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Thread: How can I stop nearby objects being blurred in scope?

  1. #1

    How can I stop nearby objects being blurred in scope?

    Would welcome some advice on an issue I have with my scope. I find that if I'm closer than about 70-80 yards to a deer, it becomes blurred. I have a Nikon ProStaff 3-9x50. I use reading glasses (when reading, not when using scope), but my distance vision is fine. I was wondering if I should get a scope with dioptre adjustment - is that how I can compensate for this? Reason I ask was I was thinking of getting a S & B 8x56, and I don't think it has dioptre adjustment, and if that's what I need in order to ensure nearer objects are not blurred, it rules it out. Hope that's clear, and thanks in advance for any advice!
    Last edited by pazmino; 23-05-2016 at 11:55.

  2. #2
    Depth of field is set for the normal shooting range for a scope which with that sort of magnification which would be 80 yards & over. If you want to shoot closer you need a lower magnification scope, either fixed or zoom with low mag facility. I find when I use a zoom scope I usually have it set on 3 or 4 for woodland stalking & that would be sharp from about 15-20 yards. With the scope set to 1.7 it's just about sharp from the end of the barrel to infinity.
    Last edited by McKenzie; 23-05-2016 at 11:45.

  3. #3
    Ah, that would make sense - my 3-9x50 is always set to 9!

  4. #4
    I thought all scopes came with diopter adjustment, all my lower end ones (Simmonds WTC) did.

    Is the reticule blurred or just the target?

    If just the target, I agree with the McKenzie's suggestion above, zooming down to a lower magnification sorts it on mine.

  5. #5
    Dioptre adjustment is what you do at the ocular end of the scope so that the reticle is in focus for your eye and that should not change as you change magnification.
    Every scope has dioptre adjustment
    If targets below 80 yards are out of focus (the reticle will still be in focus) then there is a parallax issue with the scope.
    The simple solution is to buy a scope with parallax adjustment - either an adjustable object, or, more easy to use, a scope with side focus which goes down to shorter distances that you would likely shoot at - say 10 yards or 25 yards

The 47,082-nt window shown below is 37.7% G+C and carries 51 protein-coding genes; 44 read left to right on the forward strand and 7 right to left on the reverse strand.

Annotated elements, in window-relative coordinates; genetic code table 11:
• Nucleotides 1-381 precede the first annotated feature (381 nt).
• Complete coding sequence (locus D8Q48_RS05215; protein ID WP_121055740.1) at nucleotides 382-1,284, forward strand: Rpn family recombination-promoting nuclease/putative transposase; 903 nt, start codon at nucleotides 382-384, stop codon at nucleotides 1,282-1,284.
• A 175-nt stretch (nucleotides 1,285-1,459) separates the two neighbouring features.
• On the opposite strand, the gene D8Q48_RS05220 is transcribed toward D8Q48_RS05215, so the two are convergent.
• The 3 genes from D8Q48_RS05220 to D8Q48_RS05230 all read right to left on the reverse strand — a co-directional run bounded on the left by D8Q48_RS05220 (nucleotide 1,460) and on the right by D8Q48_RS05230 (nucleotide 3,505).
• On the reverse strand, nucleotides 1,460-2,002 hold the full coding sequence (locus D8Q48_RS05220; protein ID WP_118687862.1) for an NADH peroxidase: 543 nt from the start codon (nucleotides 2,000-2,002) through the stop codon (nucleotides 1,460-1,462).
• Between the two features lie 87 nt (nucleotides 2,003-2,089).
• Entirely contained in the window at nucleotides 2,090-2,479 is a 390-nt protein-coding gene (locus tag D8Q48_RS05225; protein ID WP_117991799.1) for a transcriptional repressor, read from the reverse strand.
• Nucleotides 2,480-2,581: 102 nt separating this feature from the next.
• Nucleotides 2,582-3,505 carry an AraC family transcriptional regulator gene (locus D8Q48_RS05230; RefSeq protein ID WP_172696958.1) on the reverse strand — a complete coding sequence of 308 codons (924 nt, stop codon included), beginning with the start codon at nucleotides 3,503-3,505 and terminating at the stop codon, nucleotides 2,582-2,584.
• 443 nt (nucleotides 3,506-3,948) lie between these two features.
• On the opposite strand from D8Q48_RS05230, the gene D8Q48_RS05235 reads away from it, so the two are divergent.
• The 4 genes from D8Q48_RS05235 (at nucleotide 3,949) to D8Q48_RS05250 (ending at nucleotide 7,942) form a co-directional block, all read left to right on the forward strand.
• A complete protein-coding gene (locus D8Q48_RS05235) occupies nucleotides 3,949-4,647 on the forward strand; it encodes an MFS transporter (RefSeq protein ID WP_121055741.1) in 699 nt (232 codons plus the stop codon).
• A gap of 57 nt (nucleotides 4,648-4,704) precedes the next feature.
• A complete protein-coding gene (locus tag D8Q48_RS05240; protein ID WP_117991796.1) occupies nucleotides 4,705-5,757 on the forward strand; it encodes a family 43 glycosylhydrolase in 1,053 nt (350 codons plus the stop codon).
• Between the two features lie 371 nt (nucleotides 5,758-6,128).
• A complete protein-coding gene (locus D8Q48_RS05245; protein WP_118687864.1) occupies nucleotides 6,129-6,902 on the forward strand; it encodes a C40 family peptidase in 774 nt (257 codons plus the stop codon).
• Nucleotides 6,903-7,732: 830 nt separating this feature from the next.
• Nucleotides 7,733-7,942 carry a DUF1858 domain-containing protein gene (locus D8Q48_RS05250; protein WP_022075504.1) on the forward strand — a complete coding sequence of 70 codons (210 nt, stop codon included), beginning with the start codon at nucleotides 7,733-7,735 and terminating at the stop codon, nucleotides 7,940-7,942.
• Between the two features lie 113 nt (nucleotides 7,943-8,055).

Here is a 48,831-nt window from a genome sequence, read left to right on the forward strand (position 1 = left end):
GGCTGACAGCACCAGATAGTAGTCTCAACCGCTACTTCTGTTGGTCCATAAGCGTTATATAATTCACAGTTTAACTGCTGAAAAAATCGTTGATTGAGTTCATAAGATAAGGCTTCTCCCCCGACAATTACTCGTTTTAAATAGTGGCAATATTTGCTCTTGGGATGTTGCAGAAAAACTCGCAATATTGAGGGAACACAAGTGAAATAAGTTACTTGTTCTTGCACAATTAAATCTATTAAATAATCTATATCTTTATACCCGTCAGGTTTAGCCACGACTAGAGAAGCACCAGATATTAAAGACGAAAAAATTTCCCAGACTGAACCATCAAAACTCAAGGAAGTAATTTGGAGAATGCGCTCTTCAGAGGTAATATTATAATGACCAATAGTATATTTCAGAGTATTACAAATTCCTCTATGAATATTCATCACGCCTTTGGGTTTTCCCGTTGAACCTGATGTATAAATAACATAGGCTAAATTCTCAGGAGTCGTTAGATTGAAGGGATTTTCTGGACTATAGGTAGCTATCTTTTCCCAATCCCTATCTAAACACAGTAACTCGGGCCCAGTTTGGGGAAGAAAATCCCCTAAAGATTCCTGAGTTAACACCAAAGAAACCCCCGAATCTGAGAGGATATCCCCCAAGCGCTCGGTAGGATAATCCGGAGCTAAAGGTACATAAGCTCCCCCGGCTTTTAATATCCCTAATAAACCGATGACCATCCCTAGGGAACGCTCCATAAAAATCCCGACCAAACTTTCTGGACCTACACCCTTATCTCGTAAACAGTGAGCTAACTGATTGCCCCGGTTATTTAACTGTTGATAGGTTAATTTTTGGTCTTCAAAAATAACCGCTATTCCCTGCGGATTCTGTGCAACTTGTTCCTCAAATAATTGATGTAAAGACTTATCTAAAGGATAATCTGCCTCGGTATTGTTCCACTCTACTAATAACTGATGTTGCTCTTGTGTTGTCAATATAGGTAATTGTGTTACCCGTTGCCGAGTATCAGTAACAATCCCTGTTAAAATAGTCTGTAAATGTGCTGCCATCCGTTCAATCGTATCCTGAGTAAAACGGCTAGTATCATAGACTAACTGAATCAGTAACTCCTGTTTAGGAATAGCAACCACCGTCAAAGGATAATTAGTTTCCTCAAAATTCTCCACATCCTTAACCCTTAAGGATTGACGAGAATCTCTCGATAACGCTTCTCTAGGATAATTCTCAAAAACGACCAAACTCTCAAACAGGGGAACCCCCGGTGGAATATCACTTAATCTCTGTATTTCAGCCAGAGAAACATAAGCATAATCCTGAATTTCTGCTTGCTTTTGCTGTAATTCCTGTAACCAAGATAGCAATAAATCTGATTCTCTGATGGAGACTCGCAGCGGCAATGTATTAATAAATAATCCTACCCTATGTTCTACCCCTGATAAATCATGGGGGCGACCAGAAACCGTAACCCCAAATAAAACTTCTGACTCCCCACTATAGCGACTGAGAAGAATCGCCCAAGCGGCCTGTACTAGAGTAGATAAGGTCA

Another option is to unscrew the ring holding the objective lens (the big one at the front where the light comes in) and then try to move the lens backwards or forwards. This will change the minimum distance at which the scope will give you a focussed image, but it will invalidate the warranty, so it's up to you if you want to try it or not

    Cheers

    Bruce

  6. #6
    Yes, the reticle's sharp, just the target is blurred.


    Quote Originally Posted by Alantoo View Post
    I thought all scopes came with diopter adjustment, all my lower end ones (Simmonds WTC) did.

    Is the reticule blurred or just the target?

    If just the target, I agree with the McKenzie's suggestion above, zooming down to a lower magnification sorts it on mine.

  7. #7
    The diopter is purely to help the shooter adjust the focal plane of the ocular lens to the reticle. I too wear reading glasses so have to adjust the diopter by lengthening the focal plane distance by screwing out which effectively magnifies the reticle adjusting for my eye deficiency when not wearing such glasses. If it is your target that is out of focus then you do indeed have to follow the advice given by McKenzie which is correct. If the scope does not have a provision for parallax adjustment, which not only adjusts the 'focus' but also allows for reticle shift over various distances, then near objects will appear out of focus. If you do not have this facility you will indeed have to dial back your magnification until the increased depth of field brings your target into focus. I cannot imagine a scope of any reasonable quality not having some diopter adjustment, parallax adjustment is usually provided by an AO (adjustable objective) facility which enables adjustment of the front (objective lens), these tend to be the cheaper option in any given scope/quality range and then side Parallax which is adjustment by a knob situated on the side of the reticle housing.

  8. #8
    On my Photon digital the common trick was to have an objective cap with a smaller hole in it of course that lets less light through but during daylight should not be an issue as just as in photography stepping down the iris increases the field of view (try it with a piece of stiff card first before spending the hard earned)

  9. #9
    try before you buy.
    as I get older I notice it gets harder to get a good sight picture
    with some scopes.
    Ideally you want a crystal clear focus from 10 yards to infinity
    so any deer is clearly seen and target area identifiable no matter what the range.
    Parallax adjustment is ok if you have plenty of time to adjust it
    For deer I like to see a clear picture as soon as I get the rifle up.
    Stalking in dense summer woodland, for short range work I will wind down to 3x

  10. #10
    Thank you all for the replies, very helpful. I think for now the most sensible thing i can do is experiment with my existing scope by winding it down to 6x or 4x and seeing how that affects depth of field. I have to admit that had never even occurred to me, it's always just stayed on 9x! Then, assuming that sorts the problem, maybe look at getting a 6x42 or similar, rather than an 8x56.

    My usual stalking range is 50-120 yards, don't feel comfortable shooting at anything much beyond that.
    Last edited by pazmino; 23-05-2016 at 16:28.

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